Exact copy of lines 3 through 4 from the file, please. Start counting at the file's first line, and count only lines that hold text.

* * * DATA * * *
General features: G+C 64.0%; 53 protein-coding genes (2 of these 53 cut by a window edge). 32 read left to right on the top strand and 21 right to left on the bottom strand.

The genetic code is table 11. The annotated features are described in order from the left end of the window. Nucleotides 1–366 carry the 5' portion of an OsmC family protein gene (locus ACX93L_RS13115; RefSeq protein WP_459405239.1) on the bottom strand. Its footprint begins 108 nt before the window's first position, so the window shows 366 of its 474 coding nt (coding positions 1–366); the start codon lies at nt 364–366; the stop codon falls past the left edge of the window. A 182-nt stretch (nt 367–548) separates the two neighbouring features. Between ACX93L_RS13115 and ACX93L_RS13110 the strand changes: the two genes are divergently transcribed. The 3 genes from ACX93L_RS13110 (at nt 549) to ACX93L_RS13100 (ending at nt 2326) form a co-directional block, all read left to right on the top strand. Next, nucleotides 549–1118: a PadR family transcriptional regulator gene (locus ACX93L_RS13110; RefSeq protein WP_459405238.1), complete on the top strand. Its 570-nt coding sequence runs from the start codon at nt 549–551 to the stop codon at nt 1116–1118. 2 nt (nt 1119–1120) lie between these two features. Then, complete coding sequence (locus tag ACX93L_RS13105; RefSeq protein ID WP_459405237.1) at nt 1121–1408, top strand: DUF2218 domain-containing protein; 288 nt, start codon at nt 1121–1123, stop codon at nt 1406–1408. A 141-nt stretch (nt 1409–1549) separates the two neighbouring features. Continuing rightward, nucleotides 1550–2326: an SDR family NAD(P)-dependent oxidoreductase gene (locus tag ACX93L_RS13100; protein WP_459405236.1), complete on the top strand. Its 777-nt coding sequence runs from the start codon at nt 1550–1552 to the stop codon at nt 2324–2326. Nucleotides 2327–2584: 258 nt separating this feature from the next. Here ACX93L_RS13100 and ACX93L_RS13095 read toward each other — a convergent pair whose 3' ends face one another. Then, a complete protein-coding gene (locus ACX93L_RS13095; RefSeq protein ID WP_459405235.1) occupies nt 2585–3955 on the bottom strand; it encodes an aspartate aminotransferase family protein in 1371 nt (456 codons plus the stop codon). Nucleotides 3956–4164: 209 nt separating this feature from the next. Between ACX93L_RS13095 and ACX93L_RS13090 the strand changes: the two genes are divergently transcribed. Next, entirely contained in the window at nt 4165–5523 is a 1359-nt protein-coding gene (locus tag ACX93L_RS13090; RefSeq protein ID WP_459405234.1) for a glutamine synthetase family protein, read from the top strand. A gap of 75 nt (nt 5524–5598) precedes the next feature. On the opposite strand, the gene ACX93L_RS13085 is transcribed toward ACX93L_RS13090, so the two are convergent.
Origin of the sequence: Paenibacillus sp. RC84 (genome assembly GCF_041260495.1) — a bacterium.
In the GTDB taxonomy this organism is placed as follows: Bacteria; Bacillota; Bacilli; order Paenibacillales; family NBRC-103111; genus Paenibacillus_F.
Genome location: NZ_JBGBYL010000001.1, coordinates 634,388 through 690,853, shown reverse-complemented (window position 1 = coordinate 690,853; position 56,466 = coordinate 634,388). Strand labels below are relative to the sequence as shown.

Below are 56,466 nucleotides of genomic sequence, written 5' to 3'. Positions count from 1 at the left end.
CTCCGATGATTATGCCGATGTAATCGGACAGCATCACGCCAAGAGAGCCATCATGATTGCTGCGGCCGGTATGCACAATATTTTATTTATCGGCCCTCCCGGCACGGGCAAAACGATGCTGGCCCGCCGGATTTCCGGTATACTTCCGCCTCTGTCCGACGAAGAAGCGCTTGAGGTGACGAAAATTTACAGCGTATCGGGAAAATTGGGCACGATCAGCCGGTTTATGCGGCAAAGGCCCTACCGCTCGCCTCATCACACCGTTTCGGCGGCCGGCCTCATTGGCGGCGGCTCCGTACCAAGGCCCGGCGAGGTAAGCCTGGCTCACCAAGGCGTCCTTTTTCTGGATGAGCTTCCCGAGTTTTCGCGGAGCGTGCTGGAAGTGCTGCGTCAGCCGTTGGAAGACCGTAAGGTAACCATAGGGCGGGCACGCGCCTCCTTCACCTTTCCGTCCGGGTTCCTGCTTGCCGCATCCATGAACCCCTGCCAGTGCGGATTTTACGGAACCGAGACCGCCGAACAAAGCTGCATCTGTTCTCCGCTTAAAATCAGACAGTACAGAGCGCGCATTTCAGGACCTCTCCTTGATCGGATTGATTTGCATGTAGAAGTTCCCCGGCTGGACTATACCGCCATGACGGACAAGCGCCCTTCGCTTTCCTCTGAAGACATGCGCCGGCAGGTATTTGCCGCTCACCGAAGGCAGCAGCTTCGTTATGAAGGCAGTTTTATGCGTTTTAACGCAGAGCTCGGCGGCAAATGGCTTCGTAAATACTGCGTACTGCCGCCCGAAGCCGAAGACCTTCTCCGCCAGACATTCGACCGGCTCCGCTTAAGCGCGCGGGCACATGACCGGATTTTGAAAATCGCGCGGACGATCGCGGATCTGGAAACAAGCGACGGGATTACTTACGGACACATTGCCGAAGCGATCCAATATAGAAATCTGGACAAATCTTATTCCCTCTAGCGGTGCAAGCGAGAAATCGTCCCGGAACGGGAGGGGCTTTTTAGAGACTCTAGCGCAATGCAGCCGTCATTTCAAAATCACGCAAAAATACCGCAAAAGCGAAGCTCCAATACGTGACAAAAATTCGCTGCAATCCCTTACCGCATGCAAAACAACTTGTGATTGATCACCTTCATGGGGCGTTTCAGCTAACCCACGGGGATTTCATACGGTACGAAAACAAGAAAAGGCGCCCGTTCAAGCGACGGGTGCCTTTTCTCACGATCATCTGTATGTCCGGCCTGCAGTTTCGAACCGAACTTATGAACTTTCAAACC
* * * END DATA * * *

Origin of the sequence: Paenibacillus sp. RC84 (genome assembly GCF_041260495.1) — a bacterium.
In the GTDB taxonomy this organism is placed as follows: Bacteria; Bacillota; Bacilli; order Paenibacillales; family NBRC-103111; genus Paenibacillus_F.